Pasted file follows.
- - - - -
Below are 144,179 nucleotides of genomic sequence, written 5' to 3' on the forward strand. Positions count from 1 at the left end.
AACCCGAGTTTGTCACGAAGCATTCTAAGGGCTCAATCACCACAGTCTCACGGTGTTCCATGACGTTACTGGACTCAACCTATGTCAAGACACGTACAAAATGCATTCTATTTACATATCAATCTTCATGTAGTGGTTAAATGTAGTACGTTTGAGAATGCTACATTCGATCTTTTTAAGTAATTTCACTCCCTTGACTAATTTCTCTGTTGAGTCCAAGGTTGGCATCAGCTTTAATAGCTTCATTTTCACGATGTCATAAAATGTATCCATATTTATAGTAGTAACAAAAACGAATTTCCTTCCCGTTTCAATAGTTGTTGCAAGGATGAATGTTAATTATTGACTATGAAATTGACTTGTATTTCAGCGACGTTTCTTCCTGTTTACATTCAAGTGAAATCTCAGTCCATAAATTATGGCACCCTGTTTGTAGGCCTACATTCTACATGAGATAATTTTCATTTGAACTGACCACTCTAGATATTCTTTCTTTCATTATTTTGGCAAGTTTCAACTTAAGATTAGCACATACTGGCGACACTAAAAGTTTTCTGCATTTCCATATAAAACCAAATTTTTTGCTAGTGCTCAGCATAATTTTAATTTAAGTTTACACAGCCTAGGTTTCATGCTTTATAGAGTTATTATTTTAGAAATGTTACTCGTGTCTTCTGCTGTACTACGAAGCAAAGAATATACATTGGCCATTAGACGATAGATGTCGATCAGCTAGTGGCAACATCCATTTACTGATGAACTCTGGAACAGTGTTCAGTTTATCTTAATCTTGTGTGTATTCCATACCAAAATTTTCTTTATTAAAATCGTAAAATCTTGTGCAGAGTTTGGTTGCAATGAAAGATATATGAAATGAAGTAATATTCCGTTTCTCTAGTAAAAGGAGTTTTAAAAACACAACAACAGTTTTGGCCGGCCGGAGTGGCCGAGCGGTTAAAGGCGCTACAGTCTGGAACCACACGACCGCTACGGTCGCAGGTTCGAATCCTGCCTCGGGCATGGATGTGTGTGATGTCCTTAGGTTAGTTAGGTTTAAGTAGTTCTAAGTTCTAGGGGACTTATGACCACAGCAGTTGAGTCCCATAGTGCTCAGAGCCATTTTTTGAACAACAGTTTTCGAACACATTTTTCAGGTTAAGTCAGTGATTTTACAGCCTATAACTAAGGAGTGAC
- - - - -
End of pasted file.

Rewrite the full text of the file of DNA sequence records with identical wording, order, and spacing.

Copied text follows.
Below are 144,179 nucleotides of genomic sequence, written 5' to 3' on the forward strand. Positions count from 1 at the left end.
AACCCGAGTTTGTCACGAAGCATTCTAAGGGCTCAATCACCACAGTCTCACGGTGTTCCATGACGTTACTGGACTCAACCTATGTCAAGACACGTACAAAATGCATTCTATTTACATATCAATCTTCATGTAGTGGTTAAATGTAGTACGTTTGAGAATGCTACATTCGATCTTTTTAAGTAATTTCACTCCCTTGACTAATTTCTCTGTTGAGTCCAAGGTTGGCATCAGCTTTAATAGCTTCATTTTCACGATGTCATAAAATGTATCCATATTTATAGTAGTAACAAAAACGAATTTCCTTCCCGTTTCAATAGTTGTTGCAAGGATGAATGTTAATTATTGACTATGAAATTGACTTGTATTTCAGCGACGTTTCTTCCTGTTTACATTCAAGTGAAATCTCAGTCCATAAATTATGGCACCCTGTTTGTAGGCCTACATTCTACATGAGATAATTTTCATTTGAACTGACCACTCTAGATATTCTTTCTTTCATTATTTTGGCAAGTTTCAACTTAAGATTAGCACATACTGGCGACACTAAAAGTTTTCTGCATTTCCATATAAAACCAAATTTTTTGCTAGTGCTCAGCATAATTTTAATTTAAGTTTACACAGCCTAGGTTTCATGCTTTATAGAGTTATTATTTTAGAAATGTTACTCGTGTCTTCTGCTGTACTACGAAGCAAAGAATATACATTGGCCATTAGACGATAGATGTCGATCAGCTAGTGGCAACATCCATTTACTGATGAACTCTGGAACAGTGTTCAGTTTATCTTAATCTTGTGTGTATTCCATACCAAAATTTTCTTTATTAAAATCGTAAAATCTTGTGCAGAGTTTGGTTGCAATGAAAGATATATGAAATGAAGTAATATTCCGTTTCTCTAGTAAAAGGAGTTTTAAAAACACAACAACAGTTTTGGCCGGCCGGAGTGGCCGAGCGGTTAAAGGCGCTACAGTCTGGAACCACACGACCGCTACGGTCGCAGGTTCGAATCCTGCCTCGGGCATGGATGTGTGTGATGTCCTTAGGTTAGTTAGGTTTAAGTAGTTCTAAGTTCTAGGGGACTTATGACCACAGCAGTTGAGTCCCATAGTGCTCAGAGCCATTTTTTGAACAACAGTTTTCGAACACATTTTTCAGGTTAAGTCAGTGATTTTACAGCCTATAACTAAGGAGTGAC